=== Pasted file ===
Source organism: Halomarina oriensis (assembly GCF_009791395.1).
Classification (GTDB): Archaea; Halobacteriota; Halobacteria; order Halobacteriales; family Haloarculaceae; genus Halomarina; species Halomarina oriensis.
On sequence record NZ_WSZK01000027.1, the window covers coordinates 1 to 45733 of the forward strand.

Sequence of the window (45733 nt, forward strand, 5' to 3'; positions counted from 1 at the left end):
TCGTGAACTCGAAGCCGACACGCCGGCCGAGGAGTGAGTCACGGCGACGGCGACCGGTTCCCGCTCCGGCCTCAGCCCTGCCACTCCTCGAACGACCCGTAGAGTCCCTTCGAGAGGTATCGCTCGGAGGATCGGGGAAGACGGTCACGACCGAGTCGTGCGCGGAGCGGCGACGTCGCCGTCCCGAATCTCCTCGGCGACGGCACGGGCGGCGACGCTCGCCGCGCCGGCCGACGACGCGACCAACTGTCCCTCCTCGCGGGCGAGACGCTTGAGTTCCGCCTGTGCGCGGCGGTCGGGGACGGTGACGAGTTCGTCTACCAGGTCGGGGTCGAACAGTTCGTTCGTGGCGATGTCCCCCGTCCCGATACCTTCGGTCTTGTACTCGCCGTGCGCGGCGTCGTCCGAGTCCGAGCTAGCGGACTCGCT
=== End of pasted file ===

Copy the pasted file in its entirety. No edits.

Source organism: Halomarina oriensis (assembly GCF_009791395.1).
Classification (GTDB): Archaea; Halobacteriota; Halobacteria; order Halobacteriales; family Haloarculaceae; genus Halomarina; species Halomarina oriensis.
On sequence record NZ_WSZK01000027.1, the window covers coordinates 1 to 45733 of the forward strand.

Sequence of the window (45733 nt, forward strand, 5' to 3'; positions counted from 1 at the left end):
TCGTGAACTCGAAGCCGACACGCCGGCCGAGGAGTGAGTCACGGCGACGGCGACCGGTTCCCGCTCCGGCCTCAGCCCTGCCACTCCTCGAACGACCCGTAGAGTCCCTTCGAGAGGTATCGCTCGGAGGATCGGGGAAGACGGTCACGACCGAGTCGTGCGCGGAGCGGCGACGTCGCCGTCCCGAATCTCCTCGGCGACGGCACGGGCGGCGACGCTCGCCGCGCCGGCCGACGACGCGACCAACTGTCCCTCCTCGCGGGCGAGACGCTTGAGTTCCGCCTGTGCGCGGCGGTCGGGGACGGTGACGAGTTCGTCTACCAGGTCGGGGTCGAACAGTTCGTTCGTGGCGATGTCCCCCGTCCCGATACCTTCGGTCTTGTACTCGCCGTGCGCGGCGTCGTCCGAGTCCGAGCTAGCGGACTCGCT